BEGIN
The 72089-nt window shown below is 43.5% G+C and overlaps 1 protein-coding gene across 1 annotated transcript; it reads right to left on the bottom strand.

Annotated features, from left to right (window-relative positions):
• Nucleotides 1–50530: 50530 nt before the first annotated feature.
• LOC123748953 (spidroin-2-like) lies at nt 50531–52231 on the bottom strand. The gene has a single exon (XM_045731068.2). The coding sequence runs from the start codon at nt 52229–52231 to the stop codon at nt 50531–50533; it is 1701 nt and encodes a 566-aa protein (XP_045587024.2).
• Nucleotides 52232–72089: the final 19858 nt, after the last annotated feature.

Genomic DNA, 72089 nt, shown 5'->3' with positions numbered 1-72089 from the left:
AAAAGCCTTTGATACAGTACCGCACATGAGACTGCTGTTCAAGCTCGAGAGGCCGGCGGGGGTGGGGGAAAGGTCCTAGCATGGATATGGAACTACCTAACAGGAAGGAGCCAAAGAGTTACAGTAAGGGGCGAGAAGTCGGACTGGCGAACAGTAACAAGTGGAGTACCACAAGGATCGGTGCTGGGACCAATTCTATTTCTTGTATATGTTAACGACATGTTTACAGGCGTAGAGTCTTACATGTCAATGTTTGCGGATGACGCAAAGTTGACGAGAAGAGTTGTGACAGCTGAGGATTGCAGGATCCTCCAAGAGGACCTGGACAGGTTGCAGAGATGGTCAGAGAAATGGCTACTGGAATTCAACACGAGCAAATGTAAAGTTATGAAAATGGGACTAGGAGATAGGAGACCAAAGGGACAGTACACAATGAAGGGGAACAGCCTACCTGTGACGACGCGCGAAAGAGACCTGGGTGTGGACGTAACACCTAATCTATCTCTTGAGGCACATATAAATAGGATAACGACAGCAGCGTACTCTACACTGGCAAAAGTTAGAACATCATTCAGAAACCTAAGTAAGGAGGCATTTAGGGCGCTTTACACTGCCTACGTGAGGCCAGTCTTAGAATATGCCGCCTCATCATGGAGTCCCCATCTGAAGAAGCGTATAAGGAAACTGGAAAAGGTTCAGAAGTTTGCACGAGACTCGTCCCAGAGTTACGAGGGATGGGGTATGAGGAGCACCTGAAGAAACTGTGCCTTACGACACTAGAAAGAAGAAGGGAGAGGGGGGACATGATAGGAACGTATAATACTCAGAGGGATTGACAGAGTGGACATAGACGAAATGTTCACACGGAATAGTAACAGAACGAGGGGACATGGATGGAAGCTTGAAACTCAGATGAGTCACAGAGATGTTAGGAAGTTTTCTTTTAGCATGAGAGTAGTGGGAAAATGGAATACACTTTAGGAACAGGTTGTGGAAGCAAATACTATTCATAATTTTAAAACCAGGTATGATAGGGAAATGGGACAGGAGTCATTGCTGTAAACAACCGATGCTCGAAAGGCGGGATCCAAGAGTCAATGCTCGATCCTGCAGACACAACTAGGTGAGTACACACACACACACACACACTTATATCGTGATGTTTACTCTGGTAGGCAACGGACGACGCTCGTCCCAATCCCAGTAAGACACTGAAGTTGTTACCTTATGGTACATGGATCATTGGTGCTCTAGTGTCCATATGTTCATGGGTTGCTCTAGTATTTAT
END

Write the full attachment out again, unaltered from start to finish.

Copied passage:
The 72089-nt window shown below is 43.5% G+C and overlaps 1 protein-coding gene across 1 annotated transcript; it reads right to left on the bottom strand.

Annotated features, from left to right (window-relative positions):
• Nucleotides 1–50530: 50530 nt before the first annotated feature.
• LOC123748953 (spidroin-2-like) lies at nt 50531–52231 on the bottom strand. The gene has a single exon (XM_045731068.2). The coding sequence runs from the start codon at nt 52229–52231 to the stop codon at nt 50531–50533; it is 1701 nt and encodes a 566-aa protein (XP_045587024.2).
• Nucleotides 52232–72089: the final 19858 nt, after the last annotated feature.

Genomic DNA, 72089 nt, shown 5'->3' with positions numbered 1-72089 from the left:
AAAAGCCTTTGATACAGTACCGCACATGAGACTGCTGTTCAAGCTCGAGAGGCCGGCGGGGGTGGGGGAAAGGTCCTAGCATGGATATGGAACTACCTAACAGGAAGGAGCCAAAGAGTTACAGTAAGGGGCGAGAAGTCGGACTGGCGAACAGTAACAAGTGGAGTACCACAAGGATCGGTGCTGGGACCAATTCTATTTCTTGTATATGTTAACGACATGTTTACAGGCGTAGAGTCTTACATGTCAATGTTTGCGGATGACGCAAAGTTGACGAGAAGAGTTGTGACAGCTGAGGATTGCAGGATCCTCCAAGAGGACCTGGACAGGTTGCAGAGATGGTCAGAGAAATGGCTACTGGAATTCAACACGAGCAAATGTAAAGTTATGAAAATGGGACTAGGAGATAGGAGACCAAAGGGACAGTACACAATGAAGGGGAACAGCCTACCTGTGACGACGCGCGAAAGAGACCTGGGTGTGGACGTAACACCTAATCTATCTCTTGAGGCACATATAAATAGGATAACGACAGCAGCGTACTCTACACTGGCAAAAGTTAGAACATCATTCAGAAACCTAAGTAAGGAGGCATTTAGGGCGCTTTACACTGCCTACGTGAGGCCAGTCTTAGAATATGCCGCCTCATCATGGAGTCCCCATCTGAAGAAGCGTATAAGGAAACTGGAAAAGGTTCAGAAGTTTGCACGAGACTCGTCCCAGAGTTACGAGGGATGGGGTATGAGGAGCACCTGAAGAAACTGTGCCTTACGACACTAGAAAGAAGAAGGGAGAGGGGGGACATGATAGGAACGTATAATACTCAGAGGGATTGACAGAGTGGACATAGACGAAATGTTCACACGGAATAGTAACAGAACGAGGGGACATGGATGGAAGCTTGAAACTCAGATGAGTCACAGAGATGTTAGGAAGTTTTCTTTTAGCATGAGAGTAGTGGGAAAATGGAATACACTTTAGGAACAGGTTGTGGAAGCAAATACTATTCATAATTTTAAAACCAGGTATGATAGGGAAATGGGACAGGAGTCATTGCTGTAAACAACCGATGCTCGAAAGGCGGGATCCAAGAGTCAATGCTCGATCCTGCAGACACAACTAGGTGAGTACACACACACACACACACACTTATATCGTGATGTTTACTCTGGTAGGCAACGGACGACGCTCGTCCCAATCCCAGTAAGACACTGAAGTTGTTACCTTATGGTACATGGATCATTGGTGCTCTAGTGTCCATATGTTCATGGGTTGCTCTAGTATTTAT